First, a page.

This instructable describes a simple way to build a storage box that has a large number of uses. Like some of my other projects I focus on scrounged materials. I have used these boxes as storage boxes, tool kits, harvest boxes and have converted many into simple drawers. I call it the cubic foot box because that is its approximate capacity. It is not 1 by 1 by 1, but rather ½ by 2 by 1. Dimensions may be adjusted to fit your needs, and the wood you have on hand. The carpentry techniques used here a pretty crude, but the construction is quick and seems adequate ( all boxes have held up in use for years, none have failed, so far ).
Step 1: Materials and Tools
Bottom ¼ inch thick 12 x 24 inch or so plywood, hardboard, or similar material. Material may be thicker, but it is usually more expensive and makes the box weigh more. Since the bottom is supported all around its perimeter, it is quite strong even in quite thin material.
Ends 2 per box ( ½ inch thick 12 x 7 inch or so wood or plywood ). This wood must be thick enough so that a sheet rock screw can be dirvin into it sideways ( parallel to a face ).
Sides 2 per box ( 3/8 inch thick 24 x 7 inch or so wood or plywood ). I was lucky enough to get a lot of discarded per-finished flooring about 3/8 thick. It is basically a super hard hardboard with a special finish on one side. Regular hardboard probably will not work, as the required rabbit would probably fail. Also it does not take dings on its edges or soft side well.
Sheetrock screws about 1 ½ inch long.
Table saw and screwdriver (power is nice). Box clamps or picture frame clamps can make assembly easier.
Step 2: Construction
Normally I sort out a bunch of materials and plan their use before I begin cutting. I also typically make boxes in batches of 3 to 5 because it make set up more efficient.
I select the material for the sides and ends and rip it to the 7 inch height required. Sometimes I have to rip a true ( straight ) working edge on one side prior to ripping to width. Do the 7 inch cut on all the sides and ends at one time without adjusting the fence on the saw. If you are off, all the sides will at least be the same.
Cut the sides to the 24 long. Put a stop on the cross cut fence so you do not have to measure each piece and so they are all the same. Measure the thickness of the two together and subtract it from the width of the ends ( 7 tall x 12 inch wide ) This will give you 2 ends about 7 x 11 � inch ( depending on the thickness of your sides.
Cut the ends to you calculated width.
The bottom is held in by a grove ( rabbet ) all around the bottom of the side and ends ( this puts a limit on how thin a material you can use for them.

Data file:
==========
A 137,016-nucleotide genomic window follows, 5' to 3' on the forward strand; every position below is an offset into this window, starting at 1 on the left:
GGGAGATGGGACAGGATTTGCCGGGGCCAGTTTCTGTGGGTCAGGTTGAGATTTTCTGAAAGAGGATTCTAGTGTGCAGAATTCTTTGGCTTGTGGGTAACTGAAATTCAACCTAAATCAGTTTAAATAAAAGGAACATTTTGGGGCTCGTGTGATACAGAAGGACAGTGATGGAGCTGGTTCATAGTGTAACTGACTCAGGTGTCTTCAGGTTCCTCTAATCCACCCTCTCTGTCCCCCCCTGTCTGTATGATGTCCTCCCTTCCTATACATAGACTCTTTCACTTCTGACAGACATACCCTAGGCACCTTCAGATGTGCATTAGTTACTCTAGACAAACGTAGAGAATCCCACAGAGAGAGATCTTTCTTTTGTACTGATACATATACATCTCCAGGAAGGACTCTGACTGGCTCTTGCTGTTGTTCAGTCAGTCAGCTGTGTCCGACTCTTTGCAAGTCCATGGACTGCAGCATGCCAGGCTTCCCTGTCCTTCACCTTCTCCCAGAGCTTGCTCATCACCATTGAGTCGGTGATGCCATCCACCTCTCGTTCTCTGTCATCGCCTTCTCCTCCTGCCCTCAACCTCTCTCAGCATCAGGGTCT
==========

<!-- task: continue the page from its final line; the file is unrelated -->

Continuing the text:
With the table saw cut a groove wide enough to accept the thickness of the bottom, about � inch up from the bottom of the sides and ends. The groove should penetrate about � way through the material. Deeper is better because it holds the bottom better, too deep and the grove weakens the sides and end. The fence on the saw will probably have to be moved a few times to make the grove wide enough. Cut all pieces before moving the fence. I also run each piece thru the saw twice for each cut to make sure the cut is good.
Butt the sides against one end and fasten with sheet rock screws. I usually set this up with clamps prior to driving the screws. The sides should be drilled and countersunk prior to driving the screws. Try to be accurate right in the middle of the ends ( by thickness ). I use 2 screws on each joint, at least 1 inch from the top and bottom ( to avoid splinting ).
Then fit the bottom to slide in the groove. This will give a bottom of about 12 x 24 ( a little smaller in all directions ) The exact dimensions depend on the thickness of the materials for the ends and sides and the depth of the grooves. I usually make it oversize, do a trial fit, and then shave it off bit by bit until the fit is just right. The fit should be very close, so use care. One fourth of an inch off and the bottom is trash.
Slide in the bottom and fasten the second end. You are done except for possible accessorization.
The inside of the finished box is quite close to 12 x 24 x 6 or one cubic foot.
Step 3: Accessorize and Use
I first made these boxes for tomato harvest. The depth was kept to about 6 inches because piling up the fruit can make the top tomatoes crush the bottom ones. Wood was chosen because when you pick up a flexible box, like a cardboard box, it bends and crushes the tomatoes inside. Additionally these boxes are easy to stack, especially if the boxes are turned slightly from one side to the other. Piling 4 high is still very secure.
I now use the boxes for all sorts of storage in addition to harvests. I have made more than 30 of them.
A piece of rope through the ends of the box make a nice handle for carrying the box. Fill with tools and take 2 cubic feet of tools (one in each hand ) to your project. The size of the box is pretty good for tools, any larger and it is easy to make the box too heavy to carry. See the picture.
A handle on the end of the box turns it into a drawer, put it on a shelf, or make a rack to hold a bunch of them. I have made several sets of drawers like this, see the picture.
If you get ambitious use a more interesting joint between the sides and ends. I have done some with mitered joints, and some with finger joints, these boxes are good practice because if you muff it and the joint does not look good the the box will still be useful.